Christmas Bells

Christmas Bells
Christmas Bells - Blandfordia nobilis

Monday, March 19, 2012

Schools of Prawns - on top of the Shoalhaven Escarpment

I went bush with Alan Stephenson on Sunday.
He wanted to check on a Corunastylis he had seen in an earlier year, about which there was some confusion of identity. We did not find any of those particular plants, so that mystery remains. However, we did find lots of other plants of interest. Today I shall start a series of reports.

We went initially to the top of the Shoalhaven Escarpment (on Main Road 92) - above Sassafras, on the way towards Nerriga. We stopped at the highest point of this range, before the road descends to the Endrick River. That place is 780 metres above sea level - the highest point on that road.

We went there looking for the rare Corunastylis superba. Alan and I had examined this known site - looking for these Orchids - on 2 February 2012, and there was no sign of these plants - no leaves visible at all (and yes, we did know where to look). On Sunday, we found four plants - one had finished and set some seeds already, and one was just finishing flowering (see attached image).

Corunastylis superba
just finishing flowering

It is interesting that these plants had grown, and finished flowering in the six weeks between our visits. There were also several other plants with leaves recognisable as Corunastylis plants.

On the way to that site, we had called in to another area of exposed sandstone rock-shelves which is known to be good for Orchids.
As soon as we arrived at the rock-shelves, I spotted some "Little Dumpies" (Diplodium truncatum).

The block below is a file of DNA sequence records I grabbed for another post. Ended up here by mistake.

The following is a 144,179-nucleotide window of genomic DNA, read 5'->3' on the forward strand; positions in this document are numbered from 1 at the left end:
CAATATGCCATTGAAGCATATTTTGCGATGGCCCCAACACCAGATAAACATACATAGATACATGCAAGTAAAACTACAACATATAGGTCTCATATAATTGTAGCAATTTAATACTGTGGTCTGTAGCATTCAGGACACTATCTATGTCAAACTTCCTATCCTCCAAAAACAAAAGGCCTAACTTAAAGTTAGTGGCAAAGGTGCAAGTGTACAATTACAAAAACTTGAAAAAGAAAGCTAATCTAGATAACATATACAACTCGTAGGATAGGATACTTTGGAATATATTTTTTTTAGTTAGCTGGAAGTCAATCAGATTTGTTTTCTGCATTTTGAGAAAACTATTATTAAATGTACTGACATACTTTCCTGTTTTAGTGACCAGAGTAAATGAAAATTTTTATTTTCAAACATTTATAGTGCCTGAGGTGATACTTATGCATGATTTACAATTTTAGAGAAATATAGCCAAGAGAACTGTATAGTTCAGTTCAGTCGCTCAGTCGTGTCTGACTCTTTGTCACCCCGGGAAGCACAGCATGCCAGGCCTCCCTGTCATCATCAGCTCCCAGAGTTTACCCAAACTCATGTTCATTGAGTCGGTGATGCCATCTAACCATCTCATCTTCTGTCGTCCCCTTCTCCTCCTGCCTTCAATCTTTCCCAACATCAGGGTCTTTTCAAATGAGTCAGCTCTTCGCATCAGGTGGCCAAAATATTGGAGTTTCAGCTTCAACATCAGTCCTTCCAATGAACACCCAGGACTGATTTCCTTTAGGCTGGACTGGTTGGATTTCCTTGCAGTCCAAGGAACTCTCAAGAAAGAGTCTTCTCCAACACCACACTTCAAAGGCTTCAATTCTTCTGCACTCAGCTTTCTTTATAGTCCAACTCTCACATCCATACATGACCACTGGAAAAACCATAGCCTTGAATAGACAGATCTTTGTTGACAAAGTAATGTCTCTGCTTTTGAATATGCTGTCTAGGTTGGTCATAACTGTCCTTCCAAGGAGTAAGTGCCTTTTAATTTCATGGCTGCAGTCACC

(Diplodium truncatum)
Almost immediately, we then found ourselves amongst some of the gorgeous little Greenhoods known as "Prawn Orchids" (Crangonorchis pedoglossa). This particular plant was a stand-out with the extremely fine point to the "dorsal sepal".
Such a long tip on
the Prawn Orchid
We later called in to another place where these Prawn Orchids are also known to occur, and much to our delight, they were obviously having a great season (the rainfall has been pretty remarkable, as you may well be aware). The moss beds over the rock shelves were totally soaked, and water was leaking out freely from these moss beds.

As these Prawn Orchids are small plants, photographed in a colony, from a distance (to allow me to get them all in the one photographic frame) you will need to click to enlarge the following images to make much sense of them.

I had never seen such a group of
Prawn Orchids.
A veritable "School of Prawns"
or a School of Prawn Orchids,
if you are pedantic.
And no sooner had we discovered
the first big colony,
than we found an even bigger and better colony.

These are tiny little plants, but such a great colony is remarkable.
There were over 30 plants in frame and even more close by.

And they were also growing out in the open (not under the low shrubbery as per normal).


Flabmeister said...


I look forward to the rest of the series. From past sporting endeavours I recall that soggy moss on sandstone has a frictional coefficient close to zero. I hope you didn't get to test the resilience of your new hip!


mick said...

Very clever title! and of course the little flowers are beautiful.

Denis Wilson said...

Thanks Mick and Martin for your comments.
Yes Martin, the issue of the effect of gravity was paramount on my mind and my hip's mind. And by the way, repaired hips do have their own memories of pain!.
For Mick and others who do not know the second site, the good news is the best displays were in fact on the lower slopes of a very steep, rocky outcrop. But Martin's memory is right. A 60 degree slope, with rock covered with tiny fragments of loose, broken-off fragments lying over hard rock, is like trying to walk over ball-bearings.
I was very uncomfortable up on the slope, but once we came down it was sheer joy to find these beautiful colonies of plants on much safer levels of rock.
The rest of the trip was safe.